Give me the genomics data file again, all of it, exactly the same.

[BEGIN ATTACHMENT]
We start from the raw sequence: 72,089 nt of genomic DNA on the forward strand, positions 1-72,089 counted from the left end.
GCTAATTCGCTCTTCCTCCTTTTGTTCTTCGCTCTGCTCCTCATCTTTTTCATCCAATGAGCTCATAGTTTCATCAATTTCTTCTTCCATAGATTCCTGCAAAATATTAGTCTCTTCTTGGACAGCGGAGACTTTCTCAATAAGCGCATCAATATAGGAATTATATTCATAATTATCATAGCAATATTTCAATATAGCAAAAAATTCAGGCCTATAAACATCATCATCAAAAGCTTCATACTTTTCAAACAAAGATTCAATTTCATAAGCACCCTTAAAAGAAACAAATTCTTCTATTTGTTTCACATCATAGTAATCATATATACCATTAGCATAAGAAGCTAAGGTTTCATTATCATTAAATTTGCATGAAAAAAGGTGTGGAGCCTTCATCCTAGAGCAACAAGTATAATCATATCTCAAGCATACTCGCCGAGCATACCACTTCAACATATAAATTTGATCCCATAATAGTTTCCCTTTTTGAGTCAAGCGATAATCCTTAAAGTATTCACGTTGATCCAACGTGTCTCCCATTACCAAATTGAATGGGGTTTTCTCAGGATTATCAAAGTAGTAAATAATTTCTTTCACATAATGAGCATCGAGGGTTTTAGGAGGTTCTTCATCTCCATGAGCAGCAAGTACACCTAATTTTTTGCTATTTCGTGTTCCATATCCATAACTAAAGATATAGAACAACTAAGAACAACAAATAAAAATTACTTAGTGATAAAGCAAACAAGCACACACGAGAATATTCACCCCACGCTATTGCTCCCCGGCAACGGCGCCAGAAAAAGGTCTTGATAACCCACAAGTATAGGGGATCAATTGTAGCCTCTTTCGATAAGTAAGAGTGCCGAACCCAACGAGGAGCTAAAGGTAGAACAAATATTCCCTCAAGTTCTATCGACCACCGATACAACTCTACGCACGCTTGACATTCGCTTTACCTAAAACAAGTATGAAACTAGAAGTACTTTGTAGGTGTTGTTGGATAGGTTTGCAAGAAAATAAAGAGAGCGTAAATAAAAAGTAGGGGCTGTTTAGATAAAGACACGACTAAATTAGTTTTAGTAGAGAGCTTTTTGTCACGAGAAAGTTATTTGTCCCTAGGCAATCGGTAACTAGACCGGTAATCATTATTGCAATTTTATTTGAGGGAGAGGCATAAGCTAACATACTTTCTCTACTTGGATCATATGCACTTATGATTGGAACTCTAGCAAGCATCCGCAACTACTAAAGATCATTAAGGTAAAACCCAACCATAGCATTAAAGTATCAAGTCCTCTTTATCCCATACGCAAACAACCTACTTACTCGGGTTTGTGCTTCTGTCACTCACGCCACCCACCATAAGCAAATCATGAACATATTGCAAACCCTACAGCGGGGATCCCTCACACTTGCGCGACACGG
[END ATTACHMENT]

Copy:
We start from the raw sequence: 72,089 nt of genomic DNA on the forward strand, positions 1-72,089 counted from the left end.
GCTAATTCGCTCTTCCTCCTTTTGTTCTTCGCTCTGCTCCTCATCTTTTTCATCCAATGAGCTCATAGTTTCATCAATTTCTTCTTCCATAGATTCCTGCAAAATATTAGTCTCTTCTTGGACAGCGGAGACTTTCTCAATAAGCGCATCAATATAGGAATTATATTCATAATTATCATAGCAATATTTCAATATAGCAAAAAATTCAGGCCTATAAACATCATCATCAAAAGCTTCATACTTTTCAAACAAAGATTCAATTTCATAAGCACCCTTAAAAGAAACAAATTCTTCTATTTGTTTCACATCATAGTAATCATATATACCATTAGCATAAGAAGCTAAGGTTTCATTATCATTAAATTTGCATGAAAAAAGGTGTGGAGCCTTCATCCTAGAGCAACAAGTATAATCATATCTCAAGCATACTCGCCGAGCATACCACTTCAACATATAAATTTGATCCCATAATAGTTTCCCTTTTTGAGTCAAGCGATAATCCTTAAAGTATTCACGTTGATCCAACGTGTCTCCCATTACCAAATTGAATGGGGTTTTCTCAGGATTATCAAAGTAGTAAATAATTTCTTTCACATAATGAGCATCGAGGGTTTTAGGAGGTTCTTCATCTCCATGAGCAGCAAGTACACCTAATTTTTTGCTATTTCGTGTTCCATATCCATAACTAAAGATATAGAACAACTAAGAACAACAAATAAAAATTACTTAGTGATAAAGCAAACAAGCACACACGAGAATATTCACCCCACGCTATTGCTCCCCGGCAACGGCGCCAGAAAAAGGTCTTGATAACCCACAAGTATAGGGGATCAATTGTAGCCTCTTTCGATAAGTAAGAGTGCCGAACCCAACGAGGAGCTAAAGGTAGAACAAATATTCCCTCAAGTTCTATCGACCACCGATACAACTCTACGCACGCTTGACATTCGCTTTACCTAAAACAAGTATGAAACTAGAAGTACTTTGTAGGTGTTGTTGGATAGGTTTGCAAGAAAATAAAGAGAGCGTAAATAAAAAGTAGGGGCTGTTTAGATAAAGACACGACTAAATTAGTTTTAGTAGAGAGCTTTTTGTCACGAGAAAGTTATTTGTCCCTAGGCAATCGGTAACTAGACCGGTAATCATTATTGCAATTTTATTTGAGGGAGAGGCATAAGCTAACATACTTTCTCTACTTGGATCATATGCACTTATGATTGGAACTCTAGCAAGCATCCGCAACTACTAAAGATCATTAAGGTAAAACCCAACCATAGCATTAAAGTATCAAGTCCTCTTTATCCCATACGCAAACAACCTACTTACTCGGGTTTGTGCTTCTGTCACTCACGCCACCCACCATAAGCAAATCATGAACATATTGCAAACCCTACAGCGGGGATCCCTCACACTTGCGCGACACGG